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Today's Stichomancy for Samuel L. Jackson

The first excerpt represents the past or something you must release, and is drawn from Eugenie Grandet by Honore de Balzac:

truth!"

Eugenie looked at her father with a sarcastic expression that stung him.

"Eugenie, you are here, in my house,--in your father's house. If you wish to stay here, you must submit yourself to me. The priests tell you to obey me." Eugenie bowed her head. "You affront me in all I hold most dear. I will not see you again until you submit. Go to your chamber. You will stay there till I give you permission to leave it. Nanon will bring you bread and water. You hear me--go!"

Eugenie burst into tears and fled up to her mother. Grandet, after marching two or three times round the garden in the snow without


Eugenie Grandet
The second excerpt represents the present or the deciding factor of the moment, and is drawn from The Aspern Papers by Henry James:

Cumnor had a theory that she had been a governess in some family in which the poet visited and that, in consequence of her position, there was from the first something unavowed, or rather something positively clandestine, in their relations. I on the other hand had hatched a little romance according to which she was the daughter of an artist, a painter or a sculptor, who had left the western world when the century was fresh, to study in the ancient schools. It was essential to my hypothesis that this amiable man should have lost his wife, should have been poor and unsuccessful and should have had a second daughter, of a disposition quite different from Juliana's. It was also indispensable that he should have been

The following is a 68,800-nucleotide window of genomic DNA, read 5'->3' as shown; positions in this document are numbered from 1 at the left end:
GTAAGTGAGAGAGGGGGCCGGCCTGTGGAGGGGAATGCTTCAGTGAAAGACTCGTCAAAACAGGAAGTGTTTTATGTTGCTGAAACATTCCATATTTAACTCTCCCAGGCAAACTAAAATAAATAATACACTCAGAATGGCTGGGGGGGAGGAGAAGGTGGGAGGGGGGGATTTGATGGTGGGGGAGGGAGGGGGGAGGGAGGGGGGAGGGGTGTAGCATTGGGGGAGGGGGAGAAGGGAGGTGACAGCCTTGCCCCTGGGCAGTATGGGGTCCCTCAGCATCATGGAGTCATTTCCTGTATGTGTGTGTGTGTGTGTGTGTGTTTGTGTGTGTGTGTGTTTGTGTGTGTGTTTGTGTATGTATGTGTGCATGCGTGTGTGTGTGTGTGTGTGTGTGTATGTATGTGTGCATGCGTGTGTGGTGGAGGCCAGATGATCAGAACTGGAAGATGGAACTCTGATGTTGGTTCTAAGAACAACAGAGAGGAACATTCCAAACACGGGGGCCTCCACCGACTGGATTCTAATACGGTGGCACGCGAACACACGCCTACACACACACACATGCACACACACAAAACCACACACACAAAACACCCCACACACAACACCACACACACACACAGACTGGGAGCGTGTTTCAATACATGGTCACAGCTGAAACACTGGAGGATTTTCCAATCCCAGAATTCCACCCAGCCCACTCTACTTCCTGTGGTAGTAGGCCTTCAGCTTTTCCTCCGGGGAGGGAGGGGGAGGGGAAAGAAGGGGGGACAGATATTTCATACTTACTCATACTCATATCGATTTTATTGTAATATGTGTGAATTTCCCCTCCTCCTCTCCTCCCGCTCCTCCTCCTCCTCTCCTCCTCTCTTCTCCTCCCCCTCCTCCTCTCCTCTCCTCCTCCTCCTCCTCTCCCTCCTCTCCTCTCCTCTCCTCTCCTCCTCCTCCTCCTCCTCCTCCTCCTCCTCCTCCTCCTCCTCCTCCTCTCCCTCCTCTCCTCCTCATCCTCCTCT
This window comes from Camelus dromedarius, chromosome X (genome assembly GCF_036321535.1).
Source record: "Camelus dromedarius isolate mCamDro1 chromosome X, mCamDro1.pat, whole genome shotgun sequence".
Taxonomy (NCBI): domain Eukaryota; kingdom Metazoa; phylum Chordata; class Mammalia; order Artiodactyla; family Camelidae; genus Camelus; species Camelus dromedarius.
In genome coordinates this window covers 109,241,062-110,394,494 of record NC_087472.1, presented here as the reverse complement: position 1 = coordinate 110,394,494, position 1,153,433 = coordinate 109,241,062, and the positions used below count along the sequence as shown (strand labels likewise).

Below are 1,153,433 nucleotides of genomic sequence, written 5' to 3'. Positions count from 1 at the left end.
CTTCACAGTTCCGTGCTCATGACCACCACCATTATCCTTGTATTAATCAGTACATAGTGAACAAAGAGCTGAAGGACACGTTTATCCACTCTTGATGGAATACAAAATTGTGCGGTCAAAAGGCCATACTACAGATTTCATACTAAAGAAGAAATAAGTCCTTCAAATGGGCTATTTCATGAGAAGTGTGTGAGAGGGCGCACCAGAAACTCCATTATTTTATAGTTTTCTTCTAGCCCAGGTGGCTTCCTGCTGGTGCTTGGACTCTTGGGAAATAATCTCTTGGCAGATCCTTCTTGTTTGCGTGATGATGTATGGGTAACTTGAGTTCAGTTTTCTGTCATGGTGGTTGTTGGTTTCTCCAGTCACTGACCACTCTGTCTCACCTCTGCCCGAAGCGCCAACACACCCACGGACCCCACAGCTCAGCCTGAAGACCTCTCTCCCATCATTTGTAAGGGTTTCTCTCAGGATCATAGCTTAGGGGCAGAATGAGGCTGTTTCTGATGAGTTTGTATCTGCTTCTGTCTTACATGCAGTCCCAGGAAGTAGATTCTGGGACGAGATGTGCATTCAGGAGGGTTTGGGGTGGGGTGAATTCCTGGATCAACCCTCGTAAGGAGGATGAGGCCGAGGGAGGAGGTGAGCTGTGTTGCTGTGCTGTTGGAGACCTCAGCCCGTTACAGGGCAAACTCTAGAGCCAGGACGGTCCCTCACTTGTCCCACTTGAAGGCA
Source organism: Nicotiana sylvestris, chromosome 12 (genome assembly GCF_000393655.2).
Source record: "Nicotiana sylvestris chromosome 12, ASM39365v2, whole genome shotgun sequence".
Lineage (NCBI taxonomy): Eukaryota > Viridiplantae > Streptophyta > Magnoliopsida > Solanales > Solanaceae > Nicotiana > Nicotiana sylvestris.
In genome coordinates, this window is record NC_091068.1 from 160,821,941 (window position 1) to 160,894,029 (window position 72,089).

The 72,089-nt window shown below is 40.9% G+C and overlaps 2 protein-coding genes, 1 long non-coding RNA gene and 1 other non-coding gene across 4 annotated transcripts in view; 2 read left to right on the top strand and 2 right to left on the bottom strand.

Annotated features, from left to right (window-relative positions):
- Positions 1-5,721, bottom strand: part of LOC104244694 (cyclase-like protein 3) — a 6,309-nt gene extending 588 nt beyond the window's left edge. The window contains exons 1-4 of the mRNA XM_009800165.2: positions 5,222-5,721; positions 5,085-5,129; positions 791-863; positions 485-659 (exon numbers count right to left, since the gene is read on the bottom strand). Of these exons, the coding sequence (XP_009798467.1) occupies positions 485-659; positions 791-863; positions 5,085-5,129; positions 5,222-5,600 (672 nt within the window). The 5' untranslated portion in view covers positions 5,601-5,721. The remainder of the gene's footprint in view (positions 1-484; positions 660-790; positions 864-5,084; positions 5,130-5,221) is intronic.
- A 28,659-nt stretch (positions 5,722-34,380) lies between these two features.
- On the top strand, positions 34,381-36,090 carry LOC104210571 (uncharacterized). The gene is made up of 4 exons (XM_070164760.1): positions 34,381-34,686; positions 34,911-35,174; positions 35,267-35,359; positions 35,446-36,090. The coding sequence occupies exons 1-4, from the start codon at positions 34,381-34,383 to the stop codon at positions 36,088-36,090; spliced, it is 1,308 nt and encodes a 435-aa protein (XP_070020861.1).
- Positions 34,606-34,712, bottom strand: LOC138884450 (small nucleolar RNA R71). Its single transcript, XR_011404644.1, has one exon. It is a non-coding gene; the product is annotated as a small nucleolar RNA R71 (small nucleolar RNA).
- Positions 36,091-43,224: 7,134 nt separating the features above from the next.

The third excerpt represents the future or something you must embrace, and is drawn from The Ball at Sceaux by Honore de Balzac:

her to discern them, and for them she put forth so much fascination that, under cover of her charms, she escaped their scrutiny. This enchanting veneer covered a careless heart; the opinion--common to many young girls--that no one else dwelt in a sphere so lofty as to be able to understand the merits of her soul; and a pride based no less on her birth than on her beauty. In the absence of the overwhelming sentiment which, sooner or later, works havoc in a woman's heart, she spent her young ardor in an immoderate love of distinctions, and expressed the deepest contempt for persons of inferior birth. Supremely impertinent to all newly-created nobility, she made every effort to get her parents recognized as equals by the most illustrious